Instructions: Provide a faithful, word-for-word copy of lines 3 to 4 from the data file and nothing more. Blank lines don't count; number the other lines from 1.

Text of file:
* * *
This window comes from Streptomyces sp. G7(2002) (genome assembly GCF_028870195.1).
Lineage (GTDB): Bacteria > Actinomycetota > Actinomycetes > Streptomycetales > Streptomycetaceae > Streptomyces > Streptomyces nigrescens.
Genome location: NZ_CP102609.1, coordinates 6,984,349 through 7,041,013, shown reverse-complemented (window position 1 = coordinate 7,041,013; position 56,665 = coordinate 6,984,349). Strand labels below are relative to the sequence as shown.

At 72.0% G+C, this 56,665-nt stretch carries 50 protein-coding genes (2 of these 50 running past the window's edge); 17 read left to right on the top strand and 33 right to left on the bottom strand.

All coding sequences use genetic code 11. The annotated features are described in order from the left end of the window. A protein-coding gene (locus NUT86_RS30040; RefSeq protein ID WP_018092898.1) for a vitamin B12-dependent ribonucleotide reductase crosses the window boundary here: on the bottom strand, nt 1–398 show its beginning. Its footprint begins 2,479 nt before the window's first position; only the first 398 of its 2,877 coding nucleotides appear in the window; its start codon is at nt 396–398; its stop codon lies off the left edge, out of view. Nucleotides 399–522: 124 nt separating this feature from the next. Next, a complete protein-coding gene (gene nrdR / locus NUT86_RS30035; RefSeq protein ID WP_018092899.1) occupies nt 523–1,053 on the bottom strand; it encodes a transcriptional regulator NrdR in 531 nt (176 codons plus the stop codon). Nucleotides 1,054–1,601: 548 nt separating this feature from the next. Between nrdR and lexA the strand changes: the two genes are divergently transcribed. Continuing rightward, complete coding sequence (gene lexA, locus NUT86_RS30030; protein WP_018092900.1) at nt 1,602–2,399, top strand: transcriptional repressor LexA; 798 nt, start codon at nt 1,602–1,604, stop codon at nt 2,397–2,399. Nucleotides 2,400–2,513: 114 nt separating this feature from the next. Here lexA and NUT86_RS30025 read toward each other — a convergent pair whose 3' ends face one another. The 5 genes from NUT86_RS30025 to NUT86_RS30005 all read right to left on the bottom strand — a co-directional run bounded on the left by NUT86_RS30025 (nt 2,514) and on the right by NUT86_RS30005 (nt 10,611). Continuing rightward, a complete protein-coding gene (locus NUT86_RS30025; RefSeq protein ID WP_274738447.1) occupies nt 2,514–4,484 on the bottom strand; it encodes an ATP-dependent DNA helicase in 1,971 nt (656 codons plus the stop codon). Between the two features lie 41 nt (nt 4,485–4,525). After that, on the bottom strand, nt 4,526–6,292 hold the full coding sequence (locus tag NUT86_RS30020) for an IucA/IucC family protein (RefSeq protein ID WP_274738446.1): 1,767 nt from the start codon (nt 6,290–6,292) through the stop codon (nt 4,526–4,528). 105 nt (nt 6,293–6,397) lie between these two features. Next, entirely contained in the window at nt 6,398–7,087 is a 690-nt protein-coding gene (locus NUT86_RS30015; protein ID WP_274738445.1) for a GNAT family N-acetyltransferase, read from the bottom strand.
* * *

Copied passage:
Genome location: NZ_CP102609.1, coordinates 6,984,349 through 7,041,013, shown reverse-complemented (window position 1 = coordinate 7,041,013; position 56,665 = coordinate 6,984,349). Strand labels below are relative to the sequence as shown.

At 72.0% G+C, this 56,665-nt stretch carries 50 protein-coding genes (2 of these 50 running past the window's edge); 17 read left to right on the top strand and 33 right to left on the bottom strand.